In their own words - SA medical graduates at wits' end waiting for internships

03 May 2017 - 17:30 By Petru Saal
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Some medical students who completed their degree last year are at their wits’ end over what they say are a lack of opportunities to do their compulsory internship. 

A 28-year-old medical student from Stellenbosch University‚ awaiting a placement to do her internship‚ said she was phoned about a position but pressured into deciding immediately.

“I have received many of those phone calls‚ many people are saying that we are being full of nonsense and that we should just take the posts but I feel this is two years of my life‚ where I have to leave my family. I come from a staunch Muslim family but my family is willing to let me go because we don’t have an option.”

The student‚ and others interviewed‚ asked not to be named for fear of reprisals. “The way things are going now‚ you are so afraid to put your name out there‚” she said.

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“We reached out to the minister of health and all he said basically in a nutshell is we are full of nonsense … So if the minister of health tells you that‚ what other avenues do we have. We have to just sit it out‚ be frustrated and wait until they give us a job‚” she said.

The department of health said that “about 25” students were yet to be placed in hospitals this year‚ mainly because they wanted to do an internship at a particular institution. About 1‚300 graduates who qualify as interns must be placed each year.

Business Day reported on Wednesday that limited funding for intern posts had left nearly 100 medical graduates without jobs. The situation could get worse after more than 1‚000 graduates return from studying in Cuba.

Wits graduate Grant Penman (not his real name)‚ 25‚ is close to throwing in the towel. “[By late last year] the department of health contacted all the remaining students who had not yet been placed and placed us on a WhatsApp group. There are about 100 of us on this group. 

“One of the hospitals I had been offered didn’t have a registrar allocated to it … which seemed ridiculous that I’d be going to a hospital that didn’t have any emergency facilities. There would be massive gaps in my training if I went there‚” he said.

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“The ups and downs and emotional turmoil of this is really harrowing. I know of friends who have started taking medication because they were having anxiety attacks all because of this‚” he said.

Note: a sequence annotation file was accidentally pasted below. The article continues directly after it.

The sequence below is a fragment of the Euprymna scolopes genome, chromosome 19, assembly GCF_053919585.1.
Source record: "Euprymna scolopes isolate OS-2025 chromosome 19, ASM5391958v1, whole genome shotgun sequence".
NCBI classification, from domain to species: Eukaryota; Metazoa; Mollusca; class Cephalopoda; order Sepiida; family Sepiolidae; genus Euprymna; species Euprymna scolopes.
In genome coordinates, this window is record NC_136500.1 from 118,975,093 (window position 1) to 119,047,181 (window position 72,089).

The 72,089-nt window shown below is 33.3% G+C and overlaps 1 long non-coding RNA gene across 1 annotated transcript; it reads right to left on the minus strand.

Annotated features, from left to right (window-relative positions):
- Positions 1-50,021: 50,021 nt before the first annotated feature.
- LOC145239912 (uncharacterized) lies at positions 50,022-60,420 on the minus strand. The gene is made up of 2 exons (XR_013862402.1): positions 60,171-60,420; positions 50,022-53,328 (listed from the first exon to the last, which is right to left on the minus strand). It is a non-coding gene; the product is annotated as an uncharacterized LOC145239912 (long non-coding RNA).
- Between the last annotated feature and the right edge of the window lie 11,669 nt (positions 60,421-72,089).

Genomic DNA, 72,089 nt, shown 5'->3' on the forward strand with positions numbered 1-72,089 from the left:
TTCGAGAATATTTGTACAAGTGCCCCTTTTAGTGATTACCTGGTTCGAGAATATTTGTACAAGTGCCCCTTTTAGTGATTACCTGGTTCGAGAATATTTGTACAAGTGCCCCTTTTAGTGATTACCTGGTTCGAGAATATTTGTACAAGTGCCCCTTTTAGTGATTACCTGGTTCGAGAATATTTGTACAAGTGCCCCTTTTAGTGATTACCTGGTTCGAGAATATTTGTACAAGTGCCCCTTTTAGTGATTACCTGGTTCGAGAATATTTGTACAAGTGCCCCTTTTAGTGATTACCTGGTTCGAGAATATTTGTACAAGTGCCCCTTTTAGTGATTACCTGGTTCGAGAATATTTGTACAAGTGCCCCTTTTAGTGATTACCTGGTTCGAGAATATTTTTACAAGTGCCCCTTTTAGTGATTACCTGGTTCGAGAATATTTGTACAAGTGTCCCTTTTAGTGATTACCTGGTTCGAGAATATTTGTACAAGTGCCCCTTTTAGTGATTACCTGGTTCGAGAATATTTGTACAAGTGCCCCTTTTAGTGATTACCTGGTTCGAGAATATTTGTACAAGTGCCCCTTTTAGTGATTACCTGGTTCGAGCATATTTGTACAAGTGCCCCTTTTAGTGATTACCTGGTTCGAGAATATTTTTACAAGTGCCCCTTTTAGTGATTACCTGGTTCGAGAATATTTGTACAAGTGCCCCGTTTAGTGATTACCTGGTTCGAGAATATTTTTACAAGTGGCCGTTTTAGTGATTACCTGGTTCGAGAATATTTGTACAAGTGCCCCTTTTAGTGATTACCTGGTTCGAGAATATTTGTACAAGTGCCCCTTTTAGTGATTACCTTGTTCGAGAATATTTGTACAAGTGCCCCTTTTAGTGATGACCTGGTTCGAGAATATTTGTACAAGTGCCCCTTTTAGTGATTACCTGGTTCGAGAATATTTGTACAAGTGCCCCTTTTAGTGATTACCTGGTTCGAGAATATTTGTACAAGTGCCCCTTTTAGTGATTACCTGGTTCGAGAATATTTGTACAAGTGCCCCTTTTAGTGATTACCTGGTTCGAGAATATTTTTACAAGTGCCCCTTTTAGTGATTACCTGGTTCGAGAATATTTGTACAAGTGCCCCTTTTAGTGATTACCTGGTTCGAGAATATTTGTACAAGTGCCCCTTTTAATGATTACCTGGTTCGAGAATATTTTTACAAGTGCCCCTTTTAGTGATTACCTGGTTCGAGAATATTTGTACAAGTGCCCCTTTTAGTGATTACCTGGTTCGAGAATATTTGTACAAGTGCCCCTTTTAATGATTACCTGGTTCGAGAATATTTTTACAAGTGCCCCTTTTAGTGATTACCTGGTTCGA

Another graduate from Stellenbosch is now working in the retail sector. “We study for six years to become a doctor but we cannot do anything with the degree until we do the two year internship and one year community service. You have to do both to be an independent practitioner in South Africa. At this point I have studied for six years but my degree is meaningless because I need to do the internship and community service.

“I am not the only one in this position. There are about 100 of us still waiting on placement to do our internship.” 

Department of health spokesman Joe Maila said‚ “We placed everybody that wanted to be placed at the time. There are about 25 or so students that did not want to be placed in a particular province. Those who aren’t placed … it is simply because they chose to work at a particular hospital and nowhere else.”

Maila said students should not be pressured to make snap decisions. “It is not our policy. It is not human. You cannot make a life-changing decision in two minutes. It should not happen‚” he said.

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While he understood that some students had to discuss placements with their families‚ he said internships were offered where the opportunities were.

“We are not accusing anybody of being picky. We are telling the students where the opportunities lie but some simply refuse and are absolutely resolute in where they want to do their internship”. 

Western Cape chairman of the Junior Doctors’ Association of South Africa‚ Zahid Badroodien‚ said not all students had been placed in two consecutive years.

- TMG Digital